LOUISVILLE, Ky. — Louisville's city government has announced plans to review the handling by the mayor's administration of the fatal police shooting of Breonna Taylor.

The Louisville Metro Council's government oversight committee, which has subpoena powers, announced its intentions Monday, news outlets reported. The council's next meeting is scheduled for July 23.

"The citizens of this community, including members of this Metro Council, have been very upset with the perceived lack of transparency by the city," said Brent Ackerson, who chairs the committee. "It's our intention, as a committee, to formally begin an investigation, to bring people in and get legitimate answers and legitimate documentation."

There are several ongoing criminal investigations into the shooting, including the Louisville Metro Police Department's internal probe, which is being reviewed by the state attorney general's office. The FBI is also investigating the March 13 police shooting.

Jean Porter, a spokeswoman for Louisville Mayor Greg Fischer, said he welcomed the review. She said Fischer already has authorized a thorough review of the police department and a separate investigation of actions related to the Taylor case. Fischer fired the former police chief earlier this month after officers failed to turn on body cameras during a shooting amid the protests.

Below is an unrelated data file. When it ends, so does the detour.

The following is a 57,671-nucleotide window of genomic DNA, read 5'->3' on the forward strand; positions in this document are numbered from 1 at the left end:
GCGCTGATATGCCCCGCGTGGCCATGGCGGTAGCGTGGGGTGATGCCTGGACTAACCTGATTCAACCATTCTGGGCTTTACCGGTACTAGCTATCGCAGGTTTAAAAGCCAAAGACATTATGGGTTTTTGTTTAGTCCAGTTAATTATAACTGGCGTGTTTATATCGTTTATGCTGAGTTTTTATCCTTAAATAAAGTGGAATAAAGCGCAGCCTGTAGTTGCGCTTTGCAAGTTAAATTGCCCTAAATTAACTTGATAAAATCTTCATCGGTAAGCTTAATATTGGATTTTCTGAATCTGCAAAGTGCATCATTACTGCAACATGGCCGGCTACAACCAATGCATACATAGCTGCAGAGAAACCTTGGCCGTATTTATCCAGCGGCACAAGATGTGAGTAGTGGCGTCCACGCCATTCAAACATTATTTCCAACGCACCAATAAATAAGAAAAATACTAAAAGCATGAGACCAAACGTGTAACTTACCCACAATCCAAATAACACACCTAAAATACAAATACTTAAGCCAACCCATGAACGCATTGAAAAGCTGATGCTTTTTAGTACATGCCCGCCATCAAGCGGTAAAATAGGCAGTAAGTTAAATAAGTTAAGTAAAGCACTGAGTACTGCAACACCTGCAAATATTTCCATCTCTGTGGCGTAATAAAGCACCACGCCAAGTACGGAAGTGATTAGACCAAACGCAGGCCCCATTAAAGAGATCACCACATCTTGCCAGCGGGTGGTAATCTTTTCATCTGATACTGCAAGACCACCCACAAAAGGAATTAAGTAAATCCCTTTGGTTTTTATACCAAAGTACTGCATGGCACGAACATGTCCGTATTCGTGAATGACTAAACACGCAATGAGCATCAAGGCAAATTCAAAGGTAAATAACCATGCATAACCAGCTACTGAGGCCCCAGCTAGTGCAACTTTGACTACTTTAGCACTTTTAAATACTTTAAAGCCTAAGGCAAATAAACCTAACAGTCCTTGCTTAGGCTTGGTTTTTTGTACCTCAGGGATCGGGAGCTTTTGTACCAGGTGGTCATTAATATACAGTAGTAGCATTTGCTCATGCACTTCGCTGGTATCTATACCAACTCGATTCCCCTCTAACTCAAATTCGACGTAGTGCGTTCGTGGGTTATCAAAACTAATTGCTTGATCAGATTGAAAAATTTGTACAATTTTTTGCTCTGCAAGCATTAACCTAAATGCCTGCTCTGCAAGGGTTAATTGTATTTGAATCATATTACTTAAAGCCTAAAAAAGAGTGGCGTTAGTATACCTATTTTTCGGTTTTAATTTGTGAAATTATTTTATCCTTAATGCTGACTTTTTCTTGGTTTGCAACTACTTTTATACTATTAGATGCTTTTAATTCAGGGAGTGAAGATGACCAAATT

For nearly a month, protesters have been calling for the officers involved in Taylor's death to be criminally charged.

Taylor, a 26-year-old Black woman, was killed in her Louisville apartment March 13 by plainclothes detectives who were serving a no-knock warrant in a drug investigation. No drugs were found, and one of the officers was recently fired. Two other officers remain on administrative reassignment.

Taylor's death also has attracted attention from celebrities, including Lizzo, Jada Pinkett Smith and Beyoncé. Millions have signed an online petition demanding justice for Taylor.

A man charged in a deadly shooting where Louisville protesters gather was arraigned on a murder charge Tuesday morning. Steven N. Lopez also was charged with nine counts of wanton endangerment. Lopez, 23, who had joined the downtown protests on several occasions, was asked to leave Saturday before the shooting. Witnesses say he returned with a gun and opened fire, killing 27-year-old Tyler Gerth.

Courts records show Lopez's family had a protective order issued against him in April.

Calls for action against the officers have gotten louder during a national reckoning over racism and police brutality following George Floyd's death in Minneapolis. Officials there are prosecuting four officers involved, including bringing a murder charge against the officer who pressed a knee into Floyd's neck on May 25.